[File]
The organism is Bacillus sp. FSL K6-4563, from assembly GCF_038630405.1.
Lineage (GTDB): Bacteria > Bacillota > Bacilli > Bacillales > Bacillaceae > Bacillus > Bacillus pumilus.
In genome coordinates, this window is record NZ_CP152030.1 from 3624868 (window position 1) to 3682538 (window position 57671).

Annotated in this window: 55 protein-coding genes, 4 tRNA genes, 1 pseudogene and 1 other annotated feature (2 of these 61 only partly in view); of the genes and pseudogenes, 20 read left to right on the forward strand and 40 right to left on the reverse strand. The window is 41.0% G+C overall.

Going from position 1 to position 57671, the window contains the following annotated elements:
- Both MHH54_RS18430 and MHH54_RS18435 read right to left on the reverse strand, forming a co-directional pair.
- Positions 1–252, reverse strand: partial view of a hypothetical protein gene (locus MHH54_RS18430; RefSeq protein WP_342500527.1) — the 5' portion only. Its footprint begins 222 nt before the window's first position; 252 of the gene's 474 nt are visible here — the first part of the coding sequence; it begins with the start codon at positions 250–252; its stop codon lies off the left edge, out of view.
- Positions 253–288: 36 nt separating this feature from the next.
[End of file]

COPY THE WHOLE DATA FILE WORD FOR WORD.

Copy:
The organism is Bacillus sp. FSL K6-4563, from assembly GCF_038630405.1.
Lineage (GTDB): Bacteria > Bacillota > Bacilli > Bacillales > Bacillaceae > Bacillus > Bacillus pumilus.
In genome coordinates, this window is record NZ_CP152030.1 from 3624868 (window position 1) to 3682538 (window position 57671).

Annotated in this window: 55 protein-coding genes, 4 tRNA genes, 1 pseudogene and 1 other annotated feature (2 of these 61 only partly in view); of the genes and pseudogenes, 20 read left to right on the forward strand and 40 right to left on the reverse strand. The window is 41.0% G+C overall.

Going from position 1 to position 57671, the window contains the following annotated elements:
- Both MHH54_RS18430 and MHH54_RS18435 read right to left on the reverse strand, forming a co-directional pair.
- Positions 1–252, reverse strand: partial view of a hypothetical protein gene (locus MHH54_RS18430; RefSeq protein WP_342500527.1) — the 5' portion only. Its footprint begins 222 nt before the window's first position; 252 of the gene's 474 nt are visible here — the first part of the coding sequence; it begins with the start codon at positions 250–252; its stop codon lies off the left edge, out of view.
- Positions 253–288: 36 nt separating this feature from the next.